For the last several days my Facebook, Twitter and Instagram feeds have been lit up with New Year posts, resolutions, and other goal-oriented proclamations.
I have taken my time the first few days to reflect on some important changes I must implement that will ensure I not only get the most out of this new and fresh year of opportunity, but that I get the most out of myself.
My aunt once gave me some advice she received from my grandpa, her father-in-law. When she married my uncle she had dreams not only of being a good wife and mother, but those she carried with her since time began–the dreams she dared not share. You know, those selfish dreams where people do things for themselves and realize their own potential. Instead, she put them away in a box along with her yearbooks, pressed flowers, and other girlish notions.
The advice Pa gave her was:
“Start out like you can hold out.”
I asked her what that meant. She smiled as her blue eyes pierced me and said, “It means don’t give yourself away all at once. Pace yourself or they’ll want you to keep it up long past that moment you run out and have no more to give. When it happens–not if it happens– they will break your heart. You will break your heart, too.”
When my aunt passed this wisdom on to me I had already been heartbroken, more than once. Life had not turned out even remotely as planned. I was optimistic, though. I was writing, playing my guitar, and happy in my own skin.
When I met John and we got engaged, she carefully chose her words and tried once again to share her wisdom with me. I was okay with that. After all, she had been married to my uncle for thirty-seven years. “I don’t want you to dive all the way in and lose yourself, Kim. Don’t do that. You finally found you.”
Her words haunted me with each setback my husband and I faced in the first two years of our marriage. I thought I had understood her meaning but I came to realize I was clueless until I was so far in the deep end I just knew I was going to drown. Our obstacles were mutually shared at first, but soon had us running in different directions as we started splitting open from all the wedges hammered between us.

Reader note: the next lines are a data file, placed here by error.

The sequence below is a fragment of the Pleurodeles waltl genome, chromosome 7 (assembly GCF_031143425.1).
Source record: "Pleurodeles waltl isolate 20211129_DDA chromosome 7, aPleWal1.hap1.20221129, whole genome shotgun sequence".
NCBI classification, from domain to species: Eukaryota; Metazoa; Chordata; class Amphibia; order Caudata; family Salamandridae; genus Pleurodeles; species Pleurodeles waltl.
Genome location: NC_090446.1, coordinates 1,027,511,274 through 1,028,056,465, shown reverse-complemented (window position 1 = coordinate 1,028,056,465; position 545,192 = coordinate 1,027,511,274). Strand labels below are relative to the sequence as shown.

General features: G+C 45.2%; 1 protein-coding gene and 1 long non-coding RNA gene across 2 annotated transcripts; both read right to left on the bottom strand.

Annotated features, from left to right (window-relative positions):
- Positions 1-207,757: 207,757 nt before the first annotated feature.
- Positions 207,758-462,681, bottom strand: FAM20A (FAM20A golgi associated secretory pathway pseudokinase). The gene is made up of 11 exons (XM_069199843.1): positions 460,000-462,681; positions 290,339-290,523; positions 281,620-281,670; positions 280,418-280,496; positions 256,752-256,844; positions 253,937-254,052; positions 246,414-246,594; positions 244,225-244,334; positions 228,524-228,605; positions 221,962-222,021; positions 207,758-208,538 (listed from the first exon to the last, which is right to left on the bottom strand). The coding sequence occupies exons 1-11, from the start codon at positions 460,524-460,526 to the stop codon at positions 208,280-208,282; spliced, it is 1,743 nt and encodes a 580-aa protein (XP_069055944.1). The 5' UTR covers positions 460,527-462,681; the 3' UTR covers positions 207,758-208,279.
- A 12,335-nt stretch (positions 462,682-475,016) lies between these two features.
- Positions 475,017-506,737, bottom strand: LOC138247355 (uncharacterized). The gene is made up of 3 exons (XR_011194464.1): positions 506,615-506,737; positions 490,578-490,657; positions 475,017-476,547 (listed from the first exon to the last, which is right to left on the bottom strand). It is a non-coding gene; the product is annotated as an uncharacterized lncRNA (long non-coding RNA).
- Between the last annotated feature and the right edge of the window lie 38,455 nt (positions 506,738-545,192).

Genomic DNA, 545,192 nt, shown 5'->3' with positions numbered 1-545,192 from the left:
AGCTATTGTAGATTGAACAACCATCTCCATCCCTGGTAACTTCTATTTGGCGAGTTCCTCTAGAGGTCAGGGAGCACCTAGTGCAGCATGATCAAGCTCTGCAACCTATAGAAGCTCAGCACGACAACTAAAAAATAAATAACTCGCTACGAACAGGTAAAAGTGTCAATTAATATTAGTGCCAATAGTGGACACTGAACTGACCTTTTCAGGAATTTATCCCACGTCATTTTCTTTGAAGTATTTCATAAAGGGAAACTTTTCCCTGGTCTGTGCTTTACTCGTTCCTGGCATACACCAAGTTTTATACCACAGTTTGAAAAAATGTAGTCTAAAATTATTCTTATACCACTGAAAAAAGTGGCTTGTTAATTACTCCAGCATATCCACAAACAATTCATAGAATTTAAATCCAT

One day I looked in the mirror and I did not recognize the woman looking back at me. I stared at my reflection: sad brown eyes circled with darkness, with a good many more lines on my pale skin. A frame of silver grew more dense around my face while my eyes stayed puffy and red from so many tears, pronouncing the death of hope and dreams.
I had gone all in, just as predicted. I opened up my heart and soul, my mind and my arms, and I gave all I had and then some. The more I gave, the more they took. I stopped writing daily as dust collected on my computer. I stopped playing my guitar everyday and I lost the callouses on my left fingertips and the song on my lips. My muscles and joints began to wither and stiffen because I stopped walking and jogging or doing my yoga. I rode the motorcycle with my husband but we quit dancing. Then we stopped riding the motorcycle. We began to walk the dog by the creek, then we quit that, too.
Who am I and what have I done with Kim the Artist, the free thinker, who loves the outdoors and the wind in her hair, the one who used to have a positive outlook and preferred to live and let live? Why have I been anxious, crying, and wringing my hands? Because of all the loss? Because of the distance between me and everyone else? Because some have been unkind, rude, hateful and disrespectful?
Perhaps. But I also mourn the loss of my true self, the one my husband had fallen in love with–the one who had loved herself as well and did not need permission to do so.
Therefore, for this new year I have a simple set of goals:
- Start out like you can hold out
- Love yourself
- Be yourself
- Be true to yourself
These are simple and seemingly generic goals but they are also complex and will require a lot of work on my part. I have to learn, once and for all, that I am worthy of my time, attention, care and respect. I must expect it from myself if I am to have healthy boundaries with those who would take much more of me than they will ever give back.